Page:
Mary Berry’s top tips for making life easy at Christmas

Mary Berry’s Top Tips For Making Life Easy At Christmas
Mary Berry shares her tips on trifle, turkey and foregoing the traditional starter. Photo: BBC
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By Gemma Dunn, PA

Hosting Christmas this year? Mary Berry is on hand to ensure your day is a memorable one.

From dressing the table to sharing definitive tried-and-tested recipes, perfected over 50 years, the 87-year-old star serves up tips and tricks aplenty in her TV special, Mary Berry’s Ultimate Christmas.


Her goal: to inspire fellow home cooks to plan (“planning is key!”) and execute a delicious festive feast of their own.

“It goes without saying that Christmas is a very special time of year, but over the last couple of years it has become challenging for us all…” begins Berry. “Whether it’s the emotional hardship of lost loved ones, the economic hardship of cooking for large families or a combination of both.

“In this special, I bring together everything you need, with tips to make it a festive day to remember fondly.”

First up there’s her own seasonal menu: a mouth-watering combination of stilton and sage mini scone canapes, traditional Christmas dinner with all the trimmings, followed by Christmas pudding and a festive trifle.


Monica Galetti, Rylan Clark, Angela Hartnett and Dame Mary Berry
Monica Galetti, Rylan Clark, Angela Hartnett and Mary Berry. Photo: A Photo/BBC/Rumpus Media/Cody Burridge

Then, among a festive cocktail or two, there’s checking in with friends like Rylan Clark, with whom Berry visits a PYO vegetable farm in pursuit of sprouts; chef Angela Hartnett, who cooks up a rich pumpkin ricotta tortelli in a nod to her Italian roots (“It is a tradition for her family to have this dish before the roast turkey; she used to make hundreds of them with her Nonna – they’re delicious” and Monica Galetti, who prepares a twist on Samoan palusami with smoked haddock, cavolo nero and sourdough (“Almost like a fish pie without the topping – I am definitely going to be making it”).

“You’ll learn how to prepare your Christmas Day meal – and I’ll be holding your hand all the way,” says Berry. “Organisation and preparation is key. My first tip is to sit down with a piece of paper and think about who’s coming for Christmas. ‘Have I got to do any specific meals – like vegetarian?’ Then, start the shopping list and plan when you’re going to prep things and what you’re going to do. A lot of people don’t realise you can do roast potatoes in advance, for example, but I’ve always done that. It saves lots of time on the day.”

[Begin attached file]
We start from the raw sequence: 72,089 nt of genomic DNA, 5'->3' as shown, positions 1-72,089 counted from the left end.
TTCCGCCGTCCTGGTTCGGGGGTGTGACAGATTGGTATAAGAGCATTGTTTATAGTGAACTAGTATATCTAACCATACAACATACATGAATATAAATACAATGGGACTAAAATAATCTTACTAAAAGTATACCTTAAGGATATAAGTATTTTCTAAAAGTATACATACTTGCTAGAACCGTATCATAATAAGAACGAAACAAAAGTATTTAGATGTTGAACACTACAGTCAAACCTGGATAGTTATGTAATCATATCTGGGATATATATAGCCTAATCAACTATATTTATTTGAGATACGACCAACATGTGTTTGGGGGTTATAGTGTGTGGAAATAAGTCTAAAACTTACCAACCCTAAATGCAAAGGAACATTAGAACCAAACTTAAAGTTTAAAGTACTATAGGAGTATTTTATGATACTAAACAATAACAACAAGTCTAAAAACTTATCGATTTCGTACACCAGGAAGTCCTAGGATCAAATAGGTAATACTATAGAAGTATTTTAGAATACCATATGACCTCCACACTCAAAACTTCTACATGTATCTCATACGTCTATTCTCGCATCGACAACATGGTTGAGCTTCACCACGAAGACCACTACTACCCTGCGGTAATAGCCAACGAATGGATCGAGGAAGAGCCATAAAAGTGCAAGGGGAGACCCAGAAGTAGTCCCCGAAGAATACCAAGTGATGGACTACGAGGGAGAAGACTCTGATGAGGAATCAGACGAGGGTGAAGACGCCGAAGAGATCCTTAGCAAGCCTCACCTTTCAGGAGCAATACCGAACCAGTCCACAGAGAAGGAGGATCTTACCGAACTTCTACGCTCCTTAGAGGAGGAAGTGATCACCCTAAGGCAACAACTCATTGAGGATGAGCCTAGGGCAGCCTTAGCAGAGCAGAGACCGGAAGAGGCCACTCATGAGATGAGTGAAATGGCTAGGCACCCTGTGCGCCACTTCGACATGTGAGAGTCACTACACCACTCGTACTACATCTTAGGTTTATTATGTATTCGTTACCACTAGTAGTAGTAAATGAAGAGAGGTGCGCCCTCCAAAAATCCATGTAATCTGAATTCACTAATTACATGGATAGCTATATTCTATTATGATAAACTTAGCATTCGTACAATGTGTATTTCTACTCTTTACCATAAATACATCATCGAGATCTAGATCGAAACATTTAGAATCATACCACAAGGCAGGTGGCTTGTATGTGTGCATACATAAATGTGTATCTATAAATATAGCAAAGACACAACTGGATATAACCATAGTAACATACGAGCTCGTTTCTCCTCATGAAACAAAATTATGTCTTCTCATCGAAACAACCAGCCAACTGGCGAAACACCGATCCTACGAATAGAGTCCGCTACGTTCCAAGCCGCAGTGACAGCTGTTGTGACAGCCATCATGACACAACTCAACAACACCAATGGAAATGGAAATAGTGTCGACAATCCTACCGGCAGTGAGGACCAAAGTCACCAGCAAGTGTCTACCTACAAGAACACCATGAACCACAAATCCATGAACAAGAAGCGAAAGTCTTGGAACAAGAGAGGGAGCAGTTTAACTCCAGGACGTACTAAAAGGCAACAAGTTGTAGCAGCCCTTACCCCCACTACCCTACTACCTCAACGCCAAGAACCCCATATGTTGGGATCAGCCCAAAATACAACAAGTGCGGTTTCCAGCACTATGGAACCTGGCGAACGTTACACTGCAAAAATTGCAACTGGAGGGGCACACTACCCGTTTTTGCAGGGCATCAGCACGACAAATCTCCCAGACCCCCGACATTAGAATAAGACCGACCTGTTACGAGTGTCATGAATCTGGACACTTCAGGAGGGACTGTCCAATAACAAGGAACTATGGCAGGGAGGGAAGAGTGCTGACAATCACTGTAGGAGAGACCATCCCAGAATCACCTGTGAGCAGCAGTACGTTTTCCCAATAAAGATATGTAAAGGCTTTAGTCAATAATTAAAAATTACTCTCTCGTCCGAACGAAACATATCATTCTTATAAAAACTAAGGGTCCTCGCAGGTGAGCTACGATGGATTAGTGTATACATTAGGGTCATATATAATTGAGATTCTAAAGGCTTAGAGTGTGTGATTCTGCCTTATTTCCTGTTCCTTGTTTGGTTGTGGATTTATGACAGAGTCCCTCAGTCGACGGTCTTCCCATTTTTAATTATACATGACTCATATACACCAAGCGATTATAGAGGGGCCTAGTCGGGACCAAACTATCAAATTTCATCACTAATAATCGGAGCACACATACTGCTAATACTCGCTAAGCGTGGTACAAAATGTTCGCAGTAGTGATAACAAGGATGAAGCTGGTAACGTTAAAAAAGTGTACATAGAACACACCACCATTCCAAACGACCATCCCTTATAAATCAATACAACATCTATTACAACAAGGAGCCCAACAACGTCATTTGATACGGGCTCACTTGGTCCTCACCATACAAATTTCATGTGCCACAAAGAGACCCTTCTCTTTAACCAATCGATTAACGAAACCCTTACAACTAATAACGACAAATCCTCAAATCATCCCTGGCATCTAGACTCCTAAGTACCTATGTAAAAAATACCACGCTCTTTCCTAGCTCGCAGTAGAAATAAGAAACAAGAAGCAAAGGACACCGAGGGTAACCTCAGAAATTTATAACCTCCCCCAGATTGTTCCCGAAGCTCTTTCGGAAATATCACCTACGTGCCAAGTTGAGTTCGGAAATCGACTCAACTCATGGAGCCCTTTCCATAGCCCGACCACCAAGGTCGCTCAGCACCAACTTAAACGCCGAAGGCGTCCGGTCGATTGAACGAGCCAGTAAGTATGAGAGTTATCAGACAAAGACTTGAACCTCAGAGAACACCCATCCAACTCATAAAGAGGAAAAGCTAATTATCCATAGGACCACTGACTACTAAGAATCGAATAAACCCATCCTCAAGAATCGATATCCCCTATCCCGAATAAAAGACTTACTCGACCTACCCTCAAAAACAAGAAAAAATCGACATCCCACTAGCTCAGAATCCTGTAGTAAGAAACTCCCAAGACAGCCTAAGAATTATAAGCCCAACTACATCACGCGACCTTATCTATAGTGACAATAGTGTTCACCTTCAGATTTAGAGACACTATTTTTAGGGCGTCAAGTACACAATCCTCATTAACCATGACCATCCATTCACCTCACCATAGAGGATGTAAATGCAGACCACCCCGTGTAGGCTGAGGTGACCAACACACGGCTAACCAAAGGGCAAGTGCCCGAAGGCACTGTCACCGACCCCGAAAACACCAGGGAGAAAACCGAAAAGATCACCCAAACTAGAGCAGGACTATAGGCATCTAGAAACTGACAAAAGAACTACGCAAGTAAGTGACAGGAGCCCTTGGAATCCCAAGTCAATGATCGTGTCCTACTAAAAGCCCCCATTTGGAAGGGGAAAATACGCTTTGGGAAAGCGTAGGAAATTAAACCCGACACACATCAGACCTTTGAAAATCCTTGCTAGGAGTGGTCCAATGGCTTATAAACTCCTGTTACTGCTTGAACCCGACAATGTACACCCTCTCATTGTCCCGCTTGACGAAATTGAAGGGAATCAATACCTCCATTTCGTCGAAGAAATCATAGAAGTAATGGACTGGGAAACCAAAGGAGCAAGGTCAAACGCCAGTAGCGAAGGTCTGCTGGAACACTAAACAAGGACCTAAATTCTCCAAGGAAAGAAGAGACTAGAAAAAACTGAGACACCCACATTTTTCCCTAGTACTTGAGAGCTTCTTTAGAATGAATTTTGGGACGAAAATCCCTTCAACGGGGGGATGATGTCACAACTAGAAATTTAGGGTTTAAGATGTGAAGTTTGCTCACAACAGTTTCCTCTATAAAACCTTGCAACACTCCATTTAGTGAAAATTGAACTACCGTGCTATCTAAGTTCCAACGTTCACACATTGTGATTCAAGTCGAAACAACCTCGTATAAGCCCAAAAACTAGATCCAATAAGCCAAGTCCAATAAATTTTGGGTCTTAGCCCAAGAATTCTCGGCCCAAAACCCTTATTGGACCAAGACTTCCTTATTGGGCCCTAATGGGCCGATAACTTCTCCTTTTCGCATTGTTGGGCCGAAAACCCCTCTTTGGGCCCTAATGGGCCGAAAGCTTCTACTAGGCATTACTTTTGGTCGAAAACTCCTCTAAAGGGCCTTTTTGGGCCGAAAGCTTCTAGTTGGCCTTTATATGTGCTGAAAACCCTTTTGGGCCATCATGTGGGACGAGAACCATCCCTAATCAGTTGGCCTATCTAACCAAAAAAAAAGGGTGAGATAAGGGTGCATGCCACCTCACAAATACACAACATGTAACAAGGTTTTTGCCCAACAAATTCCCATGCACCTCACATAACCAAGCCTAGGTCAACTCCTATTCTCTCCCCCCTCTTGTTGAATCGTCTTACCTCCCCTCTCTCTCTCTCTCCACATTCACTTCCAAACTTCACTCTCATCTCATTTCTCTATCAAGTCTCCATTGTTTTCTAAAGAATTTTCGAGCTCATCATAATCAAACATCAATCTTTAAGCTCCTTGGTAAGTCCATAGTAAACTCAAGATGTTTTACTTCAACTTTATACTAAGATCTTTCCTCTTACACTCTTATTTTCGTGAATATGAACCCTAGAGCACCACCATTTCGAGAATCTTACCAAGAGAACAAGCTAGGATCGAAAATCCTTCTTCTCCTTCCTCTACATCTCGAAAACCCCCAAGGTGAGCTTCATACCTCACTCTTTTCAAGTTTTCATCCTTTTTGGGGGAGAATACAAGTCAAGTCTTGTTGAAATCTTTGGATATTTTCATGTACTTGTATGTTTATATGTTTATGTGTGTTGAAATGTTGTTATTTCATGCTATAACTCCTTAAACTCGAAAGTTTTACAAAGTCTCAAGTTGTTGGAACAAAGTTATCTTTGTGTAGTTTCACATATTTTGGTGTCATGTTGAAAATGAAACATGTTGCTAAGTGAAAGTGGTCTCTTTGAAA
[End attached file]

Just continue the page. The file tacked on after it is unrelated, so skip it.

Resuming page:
Opting for canapes over a traditional starter is a great idea, according to Berry. “If you do a first course, everybody is sitting down and you – as the cook – have to heat the gravy up and turn the potatoes up again, so you miss the starter. Whereas, if you sit straight down for the meal, you do all the last-minute cooking and then you serve it. There is no going back into the kitchen in the middle of courses.”

Rylan is not a fan of sprouts, hence the farm visit. “I wanted to change his mind, so I took him into a sprout field and, as viewers will see, he was quite bewildered at the sprouts and how to gather them. But he got the hang of it in the end. Then I decided that if I put the sprouts with other things, he would love them. I added lots of butter, cashew nuts and peas, and they were beautiful. He loved them. And then to put it to the test, we gave the recipe to some children and there was only one child that did not eat it.”

Dame Mary Berry
Mary Berry (PA Photo/BBC/Rumpus Media/Cody Burridge)

The way Mary Berry transports her Christmas turkey...
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If you missed Stir Up Sunday, you needn’t worry. Berry makes her Christmas pudding a week before Christmas and insists it’s just as good. “It is well-balanced, very classic, has nuts, a lot of fruit and a bit of brandy too. I share tips I have learned over the years, like how to use a bit of foil to help lower your pudding into the water; how to use a well-buttered piece of foil to help turn out your pudding; and how to use an old jam lid to keep the pudding off the bottom of the saucepan.”

And Berry’s most surprising Christmas hack is using a can of tinned custard in her trifle: “It’s the best type of custard for trifle making, and then I make it more luxurious by putting whipped cream in it. But this recipe won’t break the bank; you can use some leftover pear juice and berries to make the trifle – or orange juice. Angela, Monica and Rylan loved it, and Rylan said he is definitely going to make it with his mum. He also took the whole trifle home!”

“My message for Christmas is to not overcook the turkey and to sit down as soon as possible to make your plans. It’s all about preparing ahead to take the stress out. And if people want to help, find a job for them to do.”

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